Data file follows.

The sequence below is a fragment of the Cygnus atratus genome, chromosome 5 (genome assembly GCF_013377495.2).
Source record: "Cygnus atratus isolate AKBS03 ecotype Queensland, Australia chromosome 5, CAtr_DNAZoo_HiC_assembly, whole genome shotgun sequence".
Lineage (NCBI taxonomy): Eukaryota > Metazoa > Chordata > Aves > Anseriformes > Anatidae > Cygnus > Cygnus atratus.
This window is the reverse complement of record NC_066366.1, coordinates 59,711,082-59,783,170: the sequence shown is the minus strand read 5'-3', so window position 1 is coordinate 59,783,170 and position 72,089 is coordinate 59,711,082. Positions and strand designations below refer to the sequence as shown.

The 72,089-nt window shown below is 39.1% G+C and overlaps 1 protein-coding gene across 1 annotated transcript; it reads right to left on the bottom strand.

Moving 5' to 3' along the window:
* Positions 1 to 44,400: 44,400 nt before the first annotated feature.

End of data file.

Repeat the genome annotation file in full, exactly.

The sequence below is a fragment of the Cygnus atratus genome, chromosome 5 (genome assembly GCF_013377495.2).
Source record: "Cygnus atratus isolate AKBS03 ecotype Queensland, Australia chromosome 5, CAtr_DNAZoo_HiC_assembly, whole genome shotgun sequence".
Lineage (NCBI taxonomy): Eukaryota > Metazoa > Chordata > Aves > Anseriformes > Anatidae > Cygnus > Cygnus atratus.
This window is the reverse complement of record NC_066366.1, coordinates 59,711,082-59,783,170: the sequence shown is the minus strand read 5'-3', so window position 1 is coordinate 59,783,170 and position 72,089 is coordinate 59,711,082. Positions and strand designations below refer to the sequence as shown.

The 72,089-nt window shown below is 39.1% G+C and overlaps 1 protein-coding gene across 1 annotated transcript; it reads right to left on the bottom strand.

Moving 5' to 3' along the window:
* Positions 1 to 44,400: 44,400 nt before the first annotated feature.